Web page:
The Pets Doc

Dr. Kevin Watkins, DVM

812-273-1803

Through The Eyes Of Your Dog

Owners who want to better understand their canine companions must recognize that dogs see the world from a different visual perspective. The differences begin with the structure of the eye. We have a good idea what dogs see because we know the make-up of the retina of a dog’s eye.

The retina is the light sensitive portion of the eye. This structure is located in the back of the inside of the eyeball. The retina contains two types of light sensitive cells; rods and cones. Cones provide color perception and detailed sight, while rods detect motion and vision in dim light. Dogs have rod-dominated retinas that allow them to see well in the dark. Along with superior night vision, dogs have better motion visibility than humans have. However, because their retinas’ contain only about one-tenth the concentration of cones (that humans have), dogs do not see colors as humans do.

Dogs see like a color-blind human. Many people think that a person who is red / green color blind cannot see any color, but there are variations of color blindness. Most people have vision that is trichromatic (three-color variations). People who are red / green color blind are dichromatic (two color variations). Dogs’ retinas can distinguish two colors. These colors are blue-violet and yellow. Dogs can also differentiate between shades of gray. Dogs are unable to recognize green, yellow, orange, and red.

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Dogs use other cues (such as smell, texture, brightness, and position) rather than relying solely on color. Seeing-eye dogs, for example, may not distinguish between a green or red stoplight; they look at the brightness and position of the light. This, along with the flow and noise of traffic, tell the dog that it is the right time to cross the street.

How a dog’s eyes are set determines the field of view as well as depth perception. Prey species tend to have eyes located on the sides of their head. This gives the animals an increased field of view and allows them to see approaching predators. Predator species, like humans and dogs, have eyes set close together. Human eyes are set straight forward while dog eyes, depending on the breed, are usually set at a 20 degree angle. This angle increases the field of view and therefore increases the peripheral vision of the dog.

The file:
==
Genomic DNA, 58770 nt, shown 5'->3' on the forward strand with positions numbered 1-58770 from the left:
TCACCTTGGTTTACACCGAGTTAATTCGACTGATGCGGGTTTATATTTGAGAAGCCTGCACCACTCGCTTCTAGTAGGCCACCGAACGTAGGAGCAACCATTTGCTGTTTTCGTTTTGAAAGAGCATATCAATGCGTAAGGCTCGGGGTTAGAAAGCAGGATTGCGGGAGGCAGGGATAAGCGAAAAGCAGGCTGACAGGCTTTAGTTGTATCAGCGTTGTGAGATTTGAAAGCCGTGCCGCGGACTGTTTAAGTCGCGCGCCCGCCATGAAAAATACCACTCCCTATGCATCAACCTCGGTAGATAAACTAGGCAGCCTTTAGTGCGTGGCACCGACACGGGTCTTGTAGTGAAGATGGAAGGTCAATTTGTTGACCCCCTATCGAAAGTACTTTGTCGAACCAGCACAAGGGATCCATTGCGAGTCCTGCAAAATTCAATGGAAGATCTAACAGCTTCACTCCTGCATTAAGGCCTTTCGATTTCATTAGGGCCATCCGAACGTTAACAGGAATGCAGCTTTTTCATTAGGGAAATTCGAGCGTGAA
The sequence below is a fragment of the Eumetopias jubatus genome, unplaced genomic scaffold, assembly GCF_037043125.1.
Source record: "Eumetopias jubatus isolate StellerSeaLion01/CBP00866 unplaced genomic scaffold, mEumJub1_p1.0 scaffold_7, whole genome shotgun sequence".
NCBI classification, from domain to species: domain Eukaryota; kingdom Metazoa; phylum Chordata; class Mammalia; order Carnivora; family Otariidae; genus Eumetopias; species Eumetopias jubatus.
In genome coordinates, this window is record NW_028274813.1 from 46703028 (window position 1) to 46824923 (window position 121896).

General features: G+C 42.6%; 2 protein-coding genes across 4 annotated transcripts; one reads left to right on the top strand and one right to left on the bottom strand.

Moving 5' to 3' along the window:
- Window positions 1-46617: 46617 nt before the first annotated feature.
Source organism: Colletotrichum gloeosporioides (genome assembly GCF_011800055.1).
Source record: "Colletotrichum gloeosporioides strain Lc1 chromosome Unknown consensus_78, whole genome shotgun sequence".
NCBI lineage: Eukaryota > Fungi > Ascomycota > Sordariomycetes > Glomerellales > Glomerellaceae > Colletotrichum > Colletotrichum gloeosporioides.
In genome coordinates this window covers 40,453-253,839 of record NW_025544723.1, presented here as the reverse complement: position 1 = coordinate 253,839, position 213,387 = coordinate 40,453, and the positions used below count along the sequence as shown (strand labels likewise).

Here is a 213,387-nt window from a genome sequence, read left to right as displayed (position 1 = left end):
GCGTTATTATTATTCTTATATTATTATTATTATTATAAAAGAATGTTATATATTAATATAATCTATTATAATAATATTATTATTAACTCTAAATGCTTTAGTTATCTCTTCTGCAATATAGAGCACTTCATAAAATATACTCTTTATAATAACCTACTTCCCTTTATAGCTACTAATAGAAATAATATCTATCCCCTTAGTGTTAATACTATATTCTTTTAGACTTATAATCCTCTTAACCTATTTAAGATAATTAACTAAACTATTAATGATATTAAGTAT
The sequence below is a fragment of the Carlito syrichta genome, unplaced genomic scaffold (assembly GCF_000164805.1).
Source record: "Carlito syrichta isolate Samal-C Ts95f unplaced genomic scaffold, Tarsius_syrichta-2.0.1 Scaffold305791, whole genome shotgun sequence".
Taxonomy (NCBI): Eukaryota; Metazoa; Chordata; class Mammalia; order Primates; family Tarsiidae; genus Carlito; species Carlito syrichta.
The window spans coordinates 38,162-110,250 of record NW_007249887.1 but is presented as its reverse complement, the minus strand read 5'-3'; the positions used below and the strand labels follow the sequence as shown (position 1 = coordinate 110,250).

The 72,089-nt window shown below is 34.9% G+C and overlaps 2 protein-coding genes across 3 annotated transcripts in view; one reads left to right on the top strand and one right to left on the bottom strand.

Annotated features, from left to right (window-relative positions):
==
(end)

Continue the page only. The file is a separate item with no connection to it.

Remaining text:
Increased peripheral vision compromises the amount of binocular vision. Binocular vision occurs where the field of view of each eye overlaps. Binocular vision is necessary for depth perception. The wider-set eyes of dogs have less overlap and less binocular vision (thus less depth perception). Dogs’ depth perception is best when they look straight ahead. This is not an ideal situation as their nose often interferes. Predators need binocular vision as a survival tool. Binocular vision aids in jumping, leaping, catching, and many other activities fundamental to predators.

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In addition to having less binocular vision than humans have, dogs also have less visual acuity. Humans with perfect eyesight are said to have 20/20 vision. This means that we can distinguish letters or objects at a distance of 20 feet. Dogs typically have 20/75 vision. What this means is that they must be 20 feet from an object to see it as well as a human standing 75 feet away. Certain breeds have better visual acuity. Labradors, commonly used as seeing-eye dogs, are bred for better eyesight and may have vision that is closer to 20/20.

If you’re silently standing across the field from your dog, don’t expect him (her) to recognize you. He’ll recognize you when you do some sort of motion particular to yourself. He (she) may also recognize your presence by his outstanding sense of smell and / or hearing. Because of the large number of rods in the retina, dogs see moving objects much better than they see stationary objects. Motion sensitivity has been noted as the critical aspect of canine vision. Much of dog behavior deals with posture and appropriateness. Small changes in your body posture mean a lot to your dog. Dog owners need to modify training based on this fact. If you want your dog to perform an action based on a silent cue, we suggest using a wide sweeping hand and arm motion in order to cue your dog.

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When dogs go blind, owners often wonder if the dogs’ quality of life has diminished to the point where they are no longer happy. Humans deal well with being blind, and humans are much more dependent on their eyes than are dogs. Blind dogs lead happy lives as long as they are comfortable. The owner may need to make some adjustments in the pet’s environment. Some of these adjustments include fencing the yard, taking leashed walks, and not leaving unusual objects in the dog’s normal pathways. Obviously, most blind dogs cannot navigate stairs very well. When blind dogs are in their normal environment, most people don’t know they are blind.

Margo Watkins, Pet Behavior Counselor

Pawsitive Pet Behavior Blog